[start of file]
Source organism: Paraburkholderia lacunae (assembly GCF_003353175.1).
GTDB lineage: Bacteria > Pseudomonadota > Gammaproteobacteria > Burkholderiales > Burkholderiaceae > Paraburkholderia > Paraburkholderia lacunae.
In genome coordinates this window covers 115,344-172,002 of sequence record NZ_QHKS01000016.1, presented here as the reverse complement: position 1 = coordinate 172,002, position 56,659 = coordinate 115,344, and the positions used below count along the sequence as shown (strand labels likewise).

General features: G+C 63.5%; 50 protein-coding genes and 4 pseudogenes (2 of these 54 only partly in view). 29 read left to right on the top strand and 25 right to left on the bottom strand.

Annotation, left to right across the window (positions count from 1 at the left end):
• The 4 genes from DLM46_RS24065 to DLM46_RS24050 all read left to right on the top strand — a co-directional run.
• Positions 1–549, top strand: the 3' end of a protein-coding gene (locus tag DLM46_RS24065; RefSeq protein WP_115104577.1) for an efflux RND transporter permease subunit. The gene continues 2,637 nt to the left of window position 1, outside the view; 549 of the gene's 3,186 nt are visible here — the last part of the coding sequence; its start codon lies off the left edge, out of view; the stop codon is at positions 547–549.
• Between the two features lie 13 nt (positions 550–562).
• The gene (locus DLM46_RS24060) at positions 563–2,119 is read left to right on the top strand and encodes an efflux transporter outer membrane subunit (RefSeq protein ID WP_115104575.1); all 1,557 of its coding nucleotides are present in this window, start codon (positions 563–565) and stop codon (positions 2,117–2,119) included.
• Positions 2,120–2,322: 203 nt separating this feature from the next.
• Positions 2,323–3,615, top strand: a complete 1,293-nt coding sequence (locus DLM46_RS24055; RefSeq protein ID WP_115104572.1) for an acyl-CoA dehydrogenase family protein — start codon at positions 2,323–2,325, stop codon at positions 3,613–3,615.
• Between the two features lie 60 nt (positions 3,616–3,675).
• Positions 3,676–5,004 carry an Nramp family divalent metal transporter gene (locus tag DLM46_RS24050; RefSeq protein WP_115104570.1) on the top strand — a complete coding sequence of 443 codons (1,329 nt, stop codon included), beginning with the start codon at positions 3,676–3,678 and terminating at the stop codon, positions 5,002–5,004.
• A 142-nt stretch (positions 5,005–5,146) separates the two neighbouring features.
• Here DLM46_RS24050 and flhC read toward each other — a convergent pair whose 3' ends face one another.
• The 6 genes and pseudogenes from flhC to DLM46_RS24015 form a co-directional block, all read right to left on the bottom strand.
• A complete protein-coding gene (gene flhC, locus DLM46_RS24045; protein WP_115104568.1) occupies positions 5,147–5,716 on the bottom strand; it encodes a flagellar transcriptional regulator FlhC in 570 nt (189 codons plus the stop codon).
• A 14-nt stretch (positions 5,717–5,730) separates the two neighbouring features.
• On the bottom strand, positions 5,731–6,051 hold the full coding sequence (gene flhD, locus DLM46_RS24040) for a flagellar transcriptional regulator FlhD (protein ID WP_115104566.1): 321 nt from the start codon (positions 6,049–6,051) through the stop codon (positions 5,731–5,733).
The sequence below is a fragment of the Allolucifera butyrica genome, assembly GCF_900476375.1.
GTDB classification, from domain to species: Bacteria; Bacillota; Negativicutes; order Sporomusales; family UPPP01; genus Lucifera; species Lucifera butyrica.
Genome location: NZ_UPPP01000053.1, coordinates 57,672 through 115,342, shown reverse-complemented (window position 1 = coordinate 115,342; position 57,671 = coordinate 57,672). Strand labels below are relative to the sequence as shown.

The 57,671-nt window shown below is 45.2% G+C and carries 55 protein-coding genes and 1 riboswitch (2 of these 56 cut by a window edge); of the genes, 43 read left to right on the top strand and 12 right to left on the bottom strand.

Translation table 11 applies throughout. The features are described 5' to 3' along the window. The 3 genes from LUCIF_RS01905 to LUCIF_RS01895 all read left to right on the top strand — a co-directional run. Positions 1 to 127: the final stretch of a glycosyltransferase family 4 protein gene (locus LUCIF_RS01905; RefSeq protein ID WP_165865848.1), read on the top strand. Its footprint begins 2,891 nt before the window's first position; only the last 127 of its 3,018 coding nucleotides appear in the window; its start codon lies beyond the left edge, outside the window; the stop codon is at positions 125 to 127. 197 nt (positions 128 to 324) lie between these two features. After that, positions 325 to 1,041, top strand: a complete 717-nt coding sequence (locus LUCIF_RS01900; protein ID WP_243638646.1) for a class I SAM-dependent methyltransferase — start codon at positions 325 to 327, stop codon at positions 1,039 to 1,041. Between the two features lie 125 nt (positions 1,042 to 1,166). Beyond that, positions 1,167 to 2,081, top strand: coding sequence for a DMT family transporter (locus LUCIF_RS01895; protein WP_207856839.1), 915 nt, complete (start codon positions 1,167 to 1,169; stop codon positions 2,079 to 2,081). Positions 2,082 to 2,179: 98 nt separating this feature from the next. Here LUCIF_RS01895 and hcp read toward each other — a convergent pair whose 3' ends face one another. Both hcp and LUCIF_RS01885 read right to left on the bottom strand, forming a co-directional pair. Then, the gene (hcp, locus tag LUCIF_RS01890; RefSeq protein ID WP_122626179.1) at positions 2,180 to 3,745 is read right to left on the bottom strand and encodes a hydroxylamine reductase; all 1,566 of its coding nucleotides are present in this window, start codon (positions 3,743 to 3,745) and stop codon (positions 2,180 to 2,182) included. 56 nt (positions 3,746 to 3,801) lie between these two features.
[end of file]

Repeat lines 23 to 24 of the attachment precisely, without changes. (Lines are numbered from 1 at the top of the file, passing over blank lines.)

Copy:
The 57,671-nt window shown below is 45.2% G+C and carries 55 protein-coding genes and 1 riboswitch (2 of these 56 cut by a window edge); of the genes, 43 read left to right on the top strand and 12 right to left on the bottom strand.

Translation table 11 applies throughout. The features are described 5' to 3' along the window. The 3 genes from LUCIF_RS01905 to LUCIF_RS01895 all read left to right on the top strand — a co-directional run. Positions 1 to 127: the final stretch of a glycosyltransferase family 4 protein gene (locus LUCIF_RS01905; RefSeq protein ID WP_165865848.1), read on the top strand. Its footprint begins 2,891 nt before the window's first position; only the last 127 of its 3,018 coding nucleotides appear in the window; its start codon lies beyond the left edge, outside the window; the stop codon is at positions 125 to 127. 197 nt (positions 128 to 324) lie between these two features. After that, positions 325 to 1,041, top strand: a complete 717-nt coding sequence (locus LUCIF_RS01900; protein ID WP_243638646.1) for a class I SAM-dependent methyltransferase — start codon at positions 325 to 327, stop codon at positions 1,039 to 1,041. Between the two features lie 125 nt (positions 1,042 to 1,166). Beyond that, positions 1,167 to 2,081, top strand: coding sequence for a DMT family transporter (locus LUCIF_RS01895; protein WP_207856839.1), 915 nt, complete (start codon positions 1,167 to 1,169; stop codon positions 2,079 to 2,081). Positions 2,082 to 2,179: 98 nt separating this feature from the next. Here LUCIF_RS01895 and hcp read toward each other — a convergent pair whose 3' ends face one another. Both hcp and LUCIF_RS01885 read right to left on the bottom strand, forming a co-directional pair. Then, the gene (hcp, locus tag LUCIF_RS01890; RefSeq protein ID WP_122626179.1) at positions 2,180 to 3,745 is read right to left on the bottom strand and encodes a hydroxylamine reductase; all 1,566 of its coding nucleotides are present in this window, start codon (positions 3,743 to 3,745) and stop codon (positions 2,180 to 2,182) included. 56 nt (positions 3,746 to 3,801) lie between these two features.